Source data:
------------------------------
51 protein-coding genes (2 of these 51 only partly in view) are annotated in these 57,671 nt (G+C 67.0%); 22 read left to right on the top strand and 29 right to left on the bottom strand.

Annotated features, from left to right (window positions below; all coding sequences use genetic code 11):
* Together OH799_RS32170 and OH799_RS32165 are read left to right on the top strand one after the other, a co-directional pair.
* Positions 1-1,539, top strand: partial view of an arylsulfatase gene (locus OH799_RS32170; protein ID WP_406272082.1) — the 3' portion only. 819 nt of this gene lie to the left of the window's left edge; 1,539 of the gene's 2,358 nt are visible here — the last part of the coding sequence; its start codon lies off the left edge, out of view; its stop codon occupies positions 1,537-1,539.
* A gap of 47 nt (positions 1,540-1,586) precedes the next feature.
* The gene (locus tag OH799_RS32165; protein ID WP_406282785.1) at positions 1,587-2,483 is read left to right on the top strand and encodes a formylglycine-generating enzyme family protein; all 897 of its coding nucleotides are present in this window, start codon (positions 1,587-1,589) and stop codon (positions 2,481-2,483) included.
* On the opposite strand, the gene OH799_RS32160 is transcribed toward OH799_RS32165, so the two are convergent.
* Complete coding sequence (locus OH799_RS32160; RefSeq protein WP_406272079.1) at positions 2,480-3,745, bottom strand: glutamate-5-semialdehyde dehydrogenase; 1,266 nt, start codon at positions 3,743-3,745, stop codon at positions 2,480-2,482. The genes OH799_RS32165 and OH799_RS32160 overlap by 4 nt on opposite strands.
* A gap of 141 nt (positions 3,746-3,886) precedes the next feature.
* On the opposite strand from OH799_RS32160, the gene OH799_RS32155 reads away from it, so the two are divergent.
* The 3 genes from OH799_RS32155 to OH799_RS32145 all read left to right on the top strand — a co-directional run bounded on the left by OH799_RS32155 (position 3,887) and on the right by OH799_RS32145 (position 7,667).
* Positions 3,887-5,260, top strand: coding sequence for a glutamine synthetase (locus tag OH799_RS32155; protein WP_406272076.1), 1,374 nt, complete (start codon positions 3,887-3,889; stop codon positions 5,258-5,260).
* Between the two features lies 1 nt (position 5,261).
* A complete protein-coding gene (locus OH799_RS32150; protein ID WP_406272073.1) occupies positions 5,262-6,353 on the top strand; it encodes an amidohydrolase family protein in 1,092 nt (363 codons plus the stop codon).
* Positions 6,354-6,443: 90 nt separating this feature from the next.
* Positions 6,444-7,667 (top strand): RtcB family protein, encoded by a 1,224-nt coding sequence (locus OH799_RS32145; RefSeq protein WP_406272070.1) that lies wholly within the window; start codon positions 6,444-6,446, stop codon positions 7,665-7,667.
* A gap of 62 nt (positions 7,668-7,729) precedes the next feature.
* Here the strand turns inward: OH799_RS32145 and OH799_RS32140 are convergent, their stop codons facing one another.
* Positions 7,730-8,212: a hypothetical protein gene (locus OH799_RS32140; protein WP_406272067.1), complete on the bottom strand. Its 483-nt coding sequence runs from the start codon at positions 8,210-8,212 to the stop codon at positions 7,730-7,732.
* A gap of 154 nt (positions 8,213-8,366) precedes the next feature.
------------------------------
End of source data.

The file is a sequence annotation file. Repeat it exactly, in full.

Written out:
51 protein-coding genes (2 of these 51 only partly in view) are annotated in these 57,671 nt (G+C 67.0%); 22 read left to right on the top strand and 29 right to left on the bottom strand.

Annotated features, from left to right (window positions below; all coding sequences use genetic code 11):
* Together OH799_RS32170 and OH799_RS32165 are read left to right on the top strand one after the other, a co-directional pair.
* Positions 1-1,539, top strand: partial view of an arylsulfatase gene (locus OH799_RS32170; protein ID WP_406272082.1) — the 3' portion only. 819 nt of this gene lie to the left of the window's left edge; 1,539 of the gene's 2,358 nt are visible here — the last part of the coding sequence; its start codon lies off the left edge, out of view; its stop codon occupies positions 1,537-1,539.
* A gap of 47 nt (positions 1,540-1,586) precedes the next feature.
* The gene (locus tag OH799_RS32165; protein ID WP_406282785.1) at positions 1,587-2,483 is read left to right on the top strand and encodes a formylglycine-generating enzyme family protein; all 897 of its coding nucleotides are present in this window, start codon (positions 1,587-1,589) and stop codon (positions 2,481-2,483) included.
* On the opposite strand, the gene OH799_RS32160 is transcribed toward OH799_RS32165, so the two are convergent.
* Complete coding sequence (locus OH799_RS32160; RefSeq protein WP_406272079.1) at positions 2,480-3,745, bottom strand: glutamate-5-semialdehyde dehydrogenase; 1,266 nt, start codon at positions 3,743-3,745, stop codon at positions 2,480-2,482. The genes OH799_RS32165 and OH799_RS32160 overlap by 4 nt on opposite strands.
* A gap of 141 nt (positions 3,746-3,886) precedes the next feature.
* On the opposite strand from OH799_RS32160, the gene OH799_RS32155 reads away from it, so the two are divergent.
* The 3 genes from OH799_RS32155 to OH799_RS32145 all read left to right on the top strand — a co-directional run bounded on the left by OH799_RS32155 (position 3,887) and on the right by OH799_RS32145 (position 7,667).
* Positions 3,887-5,260, top strand: coding sequence for a glutamine synthetase (locus tag OH799_RS32155; protein WP_406272076.1), 1,374 nt, complete (start codon positions 3,887-3,889; stop codon positions 5,258-5,260).
* Between the two features lies 1 nt (position 5,261).
* A complete protein-coding gene (locus OH799_RS32150; protein ID WP_406272073.1) occupies positions 5,262-6,353 on the top strand; it encodes an amidohydrolase family protein in 1,092 nt (363 codons plus the stop codon).
* Positions 6,354-6,443: 90 nt separating this feature from the next.
* Positions 6,444-7,667 (top strand): RtcB family protein, encoded by a 1,224-nt coding sequence (locus OH799_RS32145; RefSeq protein WP_406272070.1) that lies wholly within the window; start codon positions 6,444-6,446, stop codon positions 7,665-7,667.
* A gap of 62 nt (positions 7,668-7,729) precedes the next feature.
* Here the strand turns inward: OH799_RS32145 and OH799_RS32140 are convergent, their stop codons facing one another.
* Positions 7,730-8,212: a hypothetical protein gene (locus OH799_RS32140; protein WP_406272067.1), complete on the bottom strand. Its 483-nt coding sequence runs from the start codon at positions 8,210-8,212 to the stop codon at positions 7,730-7,732.
* A gap of 154 nt (positions 8,213-8,366) precedes the next feature.